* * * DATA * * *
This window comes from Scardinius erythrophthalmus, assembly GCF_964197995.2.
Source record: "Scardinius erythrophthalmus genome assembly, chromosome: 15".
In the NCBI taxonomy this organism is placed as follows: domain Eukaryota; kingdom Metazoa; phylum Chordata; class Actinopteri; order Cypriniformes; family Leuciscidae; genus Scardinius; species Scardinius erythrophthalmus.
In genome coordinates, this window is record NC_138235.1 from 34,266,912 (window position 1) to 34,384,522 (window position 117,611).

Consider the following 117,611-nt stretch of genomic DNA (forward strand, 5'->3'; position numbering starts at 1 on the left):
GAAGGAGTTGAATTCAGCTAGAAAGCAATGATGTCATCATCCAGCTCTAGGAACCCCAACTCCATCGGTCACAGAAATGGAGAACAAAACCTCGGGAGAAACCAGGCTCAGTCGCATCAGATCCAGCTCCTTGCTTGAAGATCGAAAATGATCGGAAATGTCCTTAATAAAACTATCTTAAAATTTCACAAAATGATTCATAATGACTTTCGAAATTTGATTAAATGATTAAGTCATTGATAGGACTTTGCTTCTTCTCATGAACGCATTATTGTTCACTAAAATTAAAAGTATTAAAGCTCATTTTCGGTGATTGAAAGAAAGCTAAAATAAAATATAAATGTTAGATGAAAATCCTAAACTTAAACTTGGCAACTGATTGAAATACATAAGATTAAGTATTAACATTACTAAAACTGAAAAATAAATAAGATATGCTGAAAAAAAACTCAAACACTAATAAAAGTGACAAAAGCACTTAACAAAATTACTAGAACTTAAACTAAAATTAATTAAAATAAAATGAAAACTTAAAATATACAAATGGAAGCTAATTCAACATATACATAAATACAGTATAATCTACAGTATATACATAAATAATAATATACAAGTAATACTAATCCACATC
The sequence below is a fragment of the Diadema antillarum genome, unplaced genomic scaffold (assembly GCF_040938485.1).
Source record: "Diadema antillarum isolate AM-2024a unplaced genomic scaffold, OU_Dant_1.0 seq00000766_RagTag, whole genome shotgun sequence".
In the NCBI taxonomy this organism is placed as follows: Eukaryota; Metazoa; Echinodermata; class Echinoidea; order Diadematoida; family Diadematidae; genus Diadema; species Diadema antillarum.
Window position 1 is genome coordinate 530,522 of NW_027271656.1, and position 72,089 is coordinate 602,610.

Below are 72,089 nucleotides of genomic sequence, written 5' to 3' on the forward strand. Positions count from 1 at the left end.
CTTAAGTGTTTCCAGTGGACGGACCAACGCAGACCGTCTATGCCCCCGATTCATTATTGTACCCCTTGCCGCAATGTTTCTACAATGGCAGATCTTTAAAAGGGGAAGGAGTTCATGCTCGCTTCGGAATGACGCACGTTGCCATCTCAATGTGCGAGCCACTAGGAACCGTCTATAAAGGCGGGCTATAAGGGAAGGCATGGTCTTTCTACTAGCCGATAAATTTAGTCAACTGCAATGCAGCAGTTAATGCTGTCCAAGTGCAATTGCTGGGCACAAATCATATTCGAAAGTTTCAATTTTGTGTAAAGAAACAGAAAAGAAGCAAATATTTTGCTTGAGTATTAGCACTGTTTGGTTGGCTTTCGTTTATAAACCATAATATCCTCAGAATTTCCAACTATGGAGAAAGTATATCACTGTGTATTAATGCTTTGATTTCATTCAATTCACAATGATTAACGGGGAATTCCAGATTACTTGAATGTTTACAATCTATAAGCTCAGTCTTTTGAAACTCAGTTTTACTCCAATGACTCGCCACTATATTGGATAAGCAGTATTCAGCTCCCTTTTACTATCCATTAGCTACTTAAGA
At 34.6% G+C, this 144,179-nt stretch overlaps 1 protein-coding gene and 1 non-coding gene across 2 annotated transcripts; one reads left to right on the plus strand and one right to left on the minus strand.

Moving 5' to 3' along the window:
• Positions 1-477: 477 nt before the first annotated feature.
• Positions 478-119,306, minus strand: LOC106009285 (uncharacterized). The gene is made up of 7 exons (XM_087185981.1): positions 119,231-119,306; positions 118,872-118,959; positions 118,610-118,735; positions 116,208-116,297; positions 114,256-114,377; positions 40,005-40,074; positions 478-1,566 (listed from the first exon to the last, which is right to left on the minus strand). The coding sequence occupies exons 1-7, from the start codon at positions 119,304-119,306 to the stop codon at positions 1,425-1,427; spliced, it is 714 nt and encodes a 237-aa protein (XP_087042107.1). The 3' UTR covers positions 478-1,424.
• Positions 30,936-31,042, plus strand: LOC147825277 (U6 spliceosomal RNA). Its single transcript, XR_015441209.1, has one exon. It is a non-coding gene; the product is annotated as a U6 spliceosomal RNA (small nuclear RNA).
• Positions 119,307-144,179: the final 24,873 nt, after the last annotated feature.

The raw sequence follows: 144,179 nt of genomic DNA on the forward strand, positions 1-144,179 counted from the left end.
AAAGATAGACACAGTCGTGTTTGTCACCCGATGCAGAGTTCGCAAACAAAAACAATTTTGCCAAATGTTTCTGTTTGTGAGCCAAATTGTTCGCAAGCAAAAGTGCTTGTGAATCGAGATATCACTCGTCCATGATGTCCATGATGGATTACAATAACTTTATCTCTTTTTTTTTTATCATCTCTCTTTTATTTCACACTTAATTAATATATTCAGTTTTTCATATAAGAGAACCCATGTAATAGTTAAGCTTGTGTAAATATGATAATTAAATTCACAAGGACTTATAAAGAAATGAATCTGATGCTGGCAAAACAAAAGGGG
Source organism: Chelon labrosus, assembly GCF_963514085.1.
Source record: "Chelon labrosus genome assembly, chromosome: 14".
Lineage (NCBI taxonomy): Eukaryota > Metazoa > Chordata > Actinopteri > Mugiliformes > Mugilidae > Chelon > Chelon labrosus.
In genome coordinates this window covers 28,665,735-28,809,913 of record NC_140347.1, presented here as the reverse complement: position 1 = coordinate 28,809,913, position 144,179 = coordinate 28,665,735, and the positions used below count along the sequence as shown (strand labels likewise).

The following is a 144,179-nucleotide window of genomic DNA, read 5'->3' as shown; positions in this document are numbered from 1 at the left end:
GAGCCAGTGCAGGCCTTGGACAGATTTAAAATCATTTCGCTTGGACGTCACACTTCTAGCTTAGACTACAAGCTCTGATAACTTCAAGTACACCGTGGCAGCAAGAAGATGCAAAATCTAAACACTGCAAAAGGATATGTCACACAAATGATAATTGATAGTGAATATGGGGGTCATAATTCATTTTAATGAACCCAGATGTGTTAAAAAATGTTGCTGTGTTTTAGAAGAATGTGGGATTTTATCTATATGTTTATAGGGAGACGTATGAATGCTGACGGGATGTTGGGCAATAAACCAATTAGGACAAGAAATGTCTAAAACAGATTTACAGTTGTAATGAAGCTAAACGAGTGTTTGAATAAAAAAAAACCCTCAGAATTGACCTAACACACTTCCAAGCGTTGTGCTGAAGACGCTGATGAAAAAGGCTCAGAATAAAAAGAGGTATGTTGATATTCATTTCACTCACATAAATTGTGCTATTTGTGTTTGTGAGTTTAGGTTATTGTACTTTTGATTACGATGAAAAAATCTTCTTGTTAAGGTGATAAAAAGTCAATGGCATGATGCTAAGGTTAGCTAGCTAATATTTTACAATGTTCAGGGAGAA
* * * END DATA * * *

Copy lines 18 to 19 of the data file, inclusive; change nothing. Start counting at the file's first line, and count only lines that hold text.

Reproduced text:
• Positions 119,307-144,179: the final 24,873 nt, after the last annotated feature.

The raw sequence follows: 144,179 nt of genomic DNA on the forward strand, positions 1-144,179 counted from the left end.